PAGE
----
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I've written four novels and have several more in various stages of development.
The way I begin is with a seed of an idea. It may be a character, a situation, an event, or even just a title. Titles are more than enough. That seed gives me an idea of the sort of world I need to build, so I spend several weeks doing that. People are products of the world they inhabit, so I always world-build before getting on to characters.
Once I have my main character, I have to go back to world-building, because everyone lives in a microcosm. Then I look at the character and their story, and start working out a plot that will take the character on their journey to resolving their internal struggle, escalating the struggle as it goes.
What I end up with may bear no relation to that original seed - it is often abandoned in favour of the better story that has emerged. That's one reason why I don't care too much about how good or bad a seed idea is.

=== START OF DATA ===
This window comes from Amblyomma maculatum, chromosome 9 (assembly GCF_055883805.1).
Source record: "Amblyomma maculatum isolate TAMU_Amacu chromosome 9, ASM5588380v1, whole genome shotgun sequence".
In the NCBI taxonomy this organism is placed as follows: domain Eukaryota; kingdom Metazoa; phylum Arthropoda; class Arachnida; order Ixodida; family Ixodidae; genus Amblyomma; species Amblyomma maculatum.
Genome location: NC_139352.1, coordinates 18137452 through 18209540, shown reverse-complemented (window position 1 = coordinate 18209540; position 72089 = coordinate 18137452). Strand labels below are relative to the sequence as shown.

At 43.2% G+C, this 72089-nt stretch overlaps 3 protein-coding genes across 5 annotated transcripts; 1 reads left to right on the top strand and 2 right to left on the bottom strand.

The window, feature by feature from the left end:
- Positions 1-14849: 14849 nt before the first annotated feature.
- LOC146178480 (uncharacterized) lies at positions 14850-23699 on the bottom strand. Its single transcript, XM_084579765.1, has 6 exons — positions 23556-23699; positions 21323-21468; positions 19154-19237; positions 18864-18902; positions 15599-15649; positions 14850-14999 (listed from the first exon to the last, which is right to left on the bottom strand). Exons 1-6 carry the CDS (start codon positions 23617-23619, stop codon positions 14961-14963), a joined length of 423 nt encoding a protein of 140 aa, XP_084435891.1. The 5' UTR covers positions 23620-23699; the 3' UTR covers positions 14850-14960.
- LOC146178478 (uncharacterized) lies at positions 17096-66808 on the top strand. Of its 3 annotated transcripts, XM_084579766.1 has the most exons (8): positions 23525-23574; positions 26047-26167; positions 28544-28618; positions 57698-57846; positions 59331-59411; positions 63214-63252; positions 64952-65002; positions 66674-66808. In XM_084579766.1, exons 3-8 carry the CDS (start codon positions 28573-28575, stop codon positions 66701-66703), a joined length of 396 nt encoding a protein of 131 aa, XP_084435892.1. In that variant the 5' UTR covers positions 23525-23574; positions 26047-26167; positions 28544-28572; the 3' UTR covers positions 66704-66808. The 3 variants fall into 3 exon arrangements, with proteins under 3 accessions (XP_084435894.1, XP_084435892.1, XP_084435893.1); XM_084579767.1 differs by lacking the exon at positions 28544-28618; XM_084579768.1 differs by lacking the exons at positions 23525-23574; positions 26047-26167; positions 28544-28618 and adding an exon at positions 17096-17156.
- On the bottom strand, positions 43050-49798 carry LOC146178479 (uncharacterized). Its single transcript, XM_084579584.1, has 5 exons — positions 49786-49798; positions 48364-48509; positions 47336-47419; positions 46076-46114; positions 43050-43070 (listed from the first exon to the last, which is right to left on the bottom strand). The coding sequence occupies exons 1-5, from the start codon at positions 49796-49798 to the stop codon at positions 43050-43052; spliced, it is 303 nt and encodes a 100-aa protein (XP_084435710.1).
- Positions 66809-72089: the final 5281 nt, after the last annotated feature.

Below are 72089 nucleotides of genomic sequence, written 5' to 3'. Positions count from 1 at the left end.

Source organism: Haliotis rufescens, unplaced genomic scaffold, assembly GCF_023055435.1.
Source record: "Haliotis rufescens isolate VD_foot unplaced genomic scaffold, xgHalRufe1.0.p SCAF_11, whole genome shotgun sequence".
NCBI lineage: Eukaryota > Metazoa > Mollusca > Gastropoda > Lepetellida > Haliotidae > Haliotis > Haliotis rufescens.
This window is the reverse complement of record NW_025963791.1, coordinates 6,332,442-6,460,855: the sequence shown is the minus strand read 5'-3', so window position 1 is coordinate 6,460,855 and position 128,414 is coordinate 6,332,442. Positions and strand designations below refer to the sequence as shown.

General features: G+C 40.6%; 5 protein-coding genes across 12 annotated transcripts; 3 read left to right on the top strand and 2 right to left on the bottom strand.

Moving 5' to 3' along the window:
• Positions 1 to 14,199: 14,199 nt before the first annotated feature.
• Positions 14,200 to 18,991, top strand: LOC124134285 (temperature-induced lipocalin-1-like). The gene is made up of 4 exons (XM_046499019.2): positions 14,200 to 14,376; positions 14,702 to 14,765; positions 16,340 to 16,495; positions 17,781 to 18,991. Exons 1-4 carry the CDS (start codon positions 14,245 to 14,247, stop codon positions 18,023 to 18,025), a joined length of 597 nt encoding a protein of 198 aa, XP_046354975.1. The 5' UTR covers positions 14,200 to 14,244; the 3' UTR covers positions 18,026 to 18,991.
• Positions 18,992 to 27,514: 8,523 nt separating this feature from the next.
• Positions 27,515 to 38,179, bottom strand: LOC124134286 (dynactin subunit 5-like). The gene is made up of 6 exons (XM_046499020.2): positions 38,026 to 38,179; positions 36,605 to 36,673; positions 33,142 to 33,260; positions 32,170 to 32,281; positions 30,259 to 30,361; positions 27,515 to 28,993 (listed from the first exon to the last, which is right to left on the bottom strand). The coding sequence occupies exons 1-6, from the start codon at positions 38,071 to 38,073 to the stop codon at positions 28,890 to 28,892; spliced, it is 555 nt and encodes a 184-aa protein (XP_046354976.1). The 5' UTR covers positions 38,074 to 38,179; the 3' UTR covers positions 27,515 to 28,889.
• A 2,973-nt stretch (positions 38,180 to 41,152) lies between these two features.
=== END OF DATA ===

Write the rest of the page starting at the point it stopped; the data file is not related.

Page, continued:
I write for several reasons:
- I thoroughly enjoy it (the whole process in fact, even the editing!)
- it is cathartic, and helps me manage my medical condition
- I live alone and am unemployable, so it helps pass the time
- I've always had an active, creative mind, and writing stops me stagnating
- I get a kick out of other people enjoying my work
Who knows, maybe I'll be published one day. Maybe I won't, but like the heroines in my stories, I'll either succeed or die trying!
Incidentally, I started writing because I had a story buzzing around in my head for a couple of years, and eventually realised that it wanted to be written. This is always the case, it's the story's decision, not mine. By exploring an idea, I give the story a chance to breathe and to talk to me, and yes, sometimes I abandon an idea and move on to another because the story didn't put up a good enough argument as to why it should be written.